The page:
During the National Association of REALTORS® 2017 Conference, NAR’s Chief Economist Lawrence Yun and real estate consultant Ken Rosen forecast 2018 at the Residential Economic Issues & Trends Forum.

“Despite considerable demand all year,” said Yun, “pending sales have lost a step in recent months because low supply is pushing prices higher and making homebuying less affordable in several parts of the country.”

No surprise there, but what can be done about it?

Rosen, who chairs UC Berkeley’s Fisher Center for Real Estate and Urban Economics, shared some policy ideas “on how to ensure more creditworthy households can enjoy the personal and financial benefits of owning a home.”

  • Mortgage Availability
    • Improve Access to Credit for Consumers
    • Reducing Post-Foreclosure Lending Aversion
    • Safe and Sustainable Future for Fannie Mae & Freddie Mac
  • Affordability
    • Down Payments Savings Program (tax-free Individual Housing Account)
    • Graduated Payment Mortgages
    • Shared Equity Products
    • Lease Purchase Agreements (rent-to-own with a fixed-option price)
  • Student Debt
    • Standardized Mortgage Underwriting
    • Student Loan Interest Deductions
    • Student Debt Mortgages
  • Post-Foreclosure Stress Disorder
    • Public Relations Campaign Promoting Sustainable Homeownership
    • Counseling Programs for Potential Homeowners
    • Post-Foreclosure Targeted Assistance
  • Supply Constraints
    • Reducing Regulatory Hurdles to Development
    • Increasing New Home Construction

During a subsequent interview with Yun, NAR’s Director of Member Engagement Nobu Hata asked him about what’s happening in the housing market right now. Yun replied, “Overall, sales on the half-million-dollars and over (homes) this year are actually better than last year.”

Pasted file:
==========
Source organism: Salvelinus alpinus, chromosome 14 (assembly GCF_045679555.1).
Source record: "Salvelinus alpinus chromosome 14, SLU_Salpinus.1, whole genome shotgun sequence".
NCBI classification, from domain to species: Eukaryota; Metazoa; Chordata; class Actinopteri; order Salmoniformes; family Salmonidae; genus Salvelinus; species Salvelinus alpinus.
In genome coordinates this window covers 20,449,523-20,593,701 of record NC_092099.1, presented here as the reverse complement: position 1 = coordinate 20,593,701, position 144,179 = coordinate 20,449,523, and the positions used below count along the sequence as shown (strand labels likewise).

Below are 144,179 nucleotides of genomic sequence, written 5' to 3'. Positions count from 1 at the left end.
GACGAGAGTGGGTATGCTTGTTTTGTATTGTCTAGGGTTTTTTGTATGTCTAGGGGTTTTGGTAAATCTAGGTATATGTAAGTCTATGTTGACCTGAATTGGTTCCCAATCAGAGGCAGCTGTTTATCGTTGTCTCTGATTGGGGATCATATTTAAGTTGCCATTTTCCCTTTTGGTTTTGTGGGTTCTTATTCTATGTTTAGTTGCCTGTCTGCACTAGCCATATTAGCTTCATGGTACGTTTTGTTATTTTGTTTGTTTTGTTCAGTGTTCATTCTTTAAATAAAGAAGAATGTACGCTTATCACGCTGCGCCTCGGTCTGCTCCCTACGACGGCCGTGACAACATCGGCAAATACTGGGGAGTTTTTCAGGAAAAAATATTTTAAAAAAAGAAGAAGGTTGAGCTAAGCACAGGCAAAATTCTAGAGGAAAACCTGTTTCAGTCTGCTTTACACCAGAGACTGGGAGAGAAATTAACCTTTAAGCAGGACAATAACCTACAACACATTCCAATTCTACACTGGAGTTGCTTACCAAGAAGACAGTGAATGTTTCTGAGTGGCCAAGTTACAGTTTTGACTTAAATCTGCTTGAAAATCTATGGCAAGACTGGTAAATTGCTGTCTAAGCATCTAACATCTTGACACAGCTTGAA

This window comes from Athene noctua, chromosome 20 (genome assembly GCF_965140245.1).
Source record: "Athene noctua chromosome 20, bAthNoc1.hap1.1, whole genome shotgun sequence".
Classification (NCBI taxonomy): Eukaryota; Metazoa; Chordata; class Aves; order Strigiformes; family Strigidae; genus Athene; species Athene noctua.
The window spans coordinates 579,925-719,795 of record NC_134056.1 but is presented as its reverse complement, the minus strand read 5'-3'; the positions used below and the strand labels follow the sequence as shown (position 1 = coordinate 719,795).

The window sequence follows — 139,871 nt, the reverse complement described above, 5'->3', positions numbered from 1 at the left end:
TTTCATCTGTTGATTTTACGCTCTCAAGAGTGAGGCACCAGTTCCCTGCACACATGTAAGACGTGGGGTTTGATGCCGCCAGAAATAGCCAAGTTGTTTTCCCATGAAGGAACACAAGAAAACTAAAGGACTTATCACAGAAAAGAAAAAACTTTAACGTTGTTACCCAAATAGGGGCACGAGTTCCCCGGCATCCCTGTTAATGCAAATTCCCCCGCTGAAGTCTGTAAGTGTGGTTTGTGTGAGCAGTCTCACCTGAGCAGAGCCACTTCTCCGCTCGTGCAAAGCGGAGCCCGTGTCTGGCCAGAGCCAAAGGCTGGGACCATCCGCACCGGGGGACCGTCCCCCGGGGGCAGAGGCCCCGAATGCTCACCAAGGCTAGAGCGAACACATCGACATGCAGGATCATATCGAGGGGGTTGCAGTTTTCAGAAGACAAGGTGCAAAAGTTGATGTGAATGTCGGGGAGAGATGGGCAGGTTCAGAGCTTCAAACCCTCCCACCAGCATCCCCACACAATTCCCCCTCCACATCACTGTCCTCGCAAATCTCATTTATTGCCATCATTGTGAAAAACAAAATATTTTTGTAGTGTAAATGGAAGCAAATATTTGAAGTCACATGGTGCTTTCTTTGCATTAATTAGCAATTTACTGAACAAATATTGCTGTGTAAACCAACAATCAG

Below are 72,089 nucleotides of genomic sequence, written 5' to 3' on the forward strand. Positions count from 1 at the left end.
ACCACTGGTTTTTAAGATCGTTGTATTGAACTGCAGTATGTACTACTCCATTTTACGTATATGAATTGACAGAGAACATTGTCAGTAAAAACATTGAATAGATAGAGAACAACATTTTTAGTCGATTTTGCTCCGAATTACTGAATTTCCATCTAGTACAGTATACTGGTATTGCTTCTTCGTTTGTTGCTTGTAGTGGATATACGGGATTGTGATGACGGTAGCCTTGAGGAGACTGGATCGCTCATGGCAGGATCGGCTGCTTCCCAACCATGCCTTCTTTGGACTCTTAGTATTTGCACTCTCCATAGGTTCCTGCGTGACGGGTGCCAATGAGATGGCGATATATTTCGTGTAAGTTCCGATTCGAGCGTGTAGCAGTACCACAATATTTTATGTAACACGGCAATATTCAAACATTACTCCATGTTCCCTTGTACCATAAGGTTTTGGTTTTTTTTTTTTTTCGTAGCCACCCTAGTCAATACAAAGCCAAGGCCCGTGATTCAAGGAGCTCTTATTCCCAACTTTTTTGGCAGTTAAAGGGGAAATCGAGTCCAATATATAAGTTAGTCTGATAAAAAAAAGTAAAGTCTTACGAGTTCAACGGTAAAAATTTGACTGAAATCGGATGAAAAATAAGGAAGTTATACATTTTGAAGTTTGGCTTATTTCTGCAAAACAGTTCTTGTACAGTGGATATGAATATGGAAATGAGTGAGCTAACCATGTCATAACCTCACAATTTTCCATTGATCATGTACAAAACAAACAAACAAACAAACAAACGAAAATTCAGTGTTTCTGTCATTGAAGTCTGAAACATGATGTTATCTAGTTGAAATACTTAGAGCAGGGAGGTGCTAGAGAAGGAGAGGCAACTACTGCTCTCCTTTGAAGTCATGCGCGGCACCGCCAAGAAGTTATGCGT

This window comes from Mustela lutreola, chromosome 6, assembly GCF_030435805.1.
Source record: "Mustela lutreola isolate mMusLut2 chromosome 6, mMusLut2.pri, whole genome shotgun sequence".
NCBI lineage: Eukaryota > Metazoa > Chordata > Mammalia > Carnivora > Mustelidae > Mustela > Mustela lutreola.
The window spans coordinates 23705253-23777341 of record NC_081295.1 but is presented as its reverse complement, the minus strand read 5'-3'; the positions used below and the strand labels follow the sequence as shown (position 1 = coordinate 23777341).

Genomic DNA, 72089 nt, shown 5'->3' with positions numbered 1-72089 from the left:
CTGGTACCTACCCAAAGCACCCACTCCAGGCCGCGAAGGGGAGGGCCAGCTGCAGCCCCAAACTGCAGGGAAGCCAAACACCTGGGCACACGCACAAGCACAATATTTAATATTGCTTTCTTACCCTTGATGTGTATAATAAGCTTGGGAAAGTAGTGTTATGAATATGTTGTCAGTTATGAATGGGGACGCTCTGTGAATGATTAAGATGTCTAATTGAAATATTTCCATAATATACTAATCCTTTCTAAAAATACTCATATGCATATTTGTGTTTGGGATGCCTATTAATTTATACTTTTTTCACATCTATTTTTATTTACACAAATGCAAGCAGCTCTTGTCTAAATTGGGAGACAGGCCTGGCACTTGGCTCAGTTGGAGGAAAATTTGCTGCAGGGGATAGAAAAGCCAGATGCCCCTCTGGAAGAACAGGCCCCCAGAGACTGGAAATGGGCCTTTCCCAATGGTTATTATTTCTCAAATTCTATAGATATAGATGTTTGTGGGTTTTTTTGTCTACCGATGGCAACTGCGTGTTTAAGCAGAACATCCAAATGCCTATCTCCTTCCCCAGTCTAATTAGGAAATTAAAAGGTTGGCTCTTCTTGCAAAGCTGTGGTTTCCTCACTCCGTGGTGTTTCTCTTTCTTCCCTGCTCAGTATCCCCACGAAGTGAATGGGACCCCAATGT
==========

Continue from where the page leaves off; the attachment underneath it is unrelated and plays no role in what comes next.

But how might that be affected by the tax overhaul bill from House Republicans that cuts interest deductions from $1M to $500K on new mortgages and eliminates second home mortgage deductions?

“We are still trying to digest (the tax bill),” continued Yun. “On average, we’re looking at over $800 in additional taxes for homeowners because one cannot utilize mortgage interest deduction or property tax deduction, personal exemption and many other factors.

“If the tax reform harms the attractiveness of real estate and buyers say, ‘Time out! I’m going to look at other assets, not real estate’ – then things will be much weaker. It will be quite a harm to real estate.”

NOW is the time to tell Congress that any new tax code must protect middle-class homeowners.

Show your support here.

Related story:
NAR forecasts existing-home sales growth in 2018 – Mortgage Professional America (Nov. 7, 2017)

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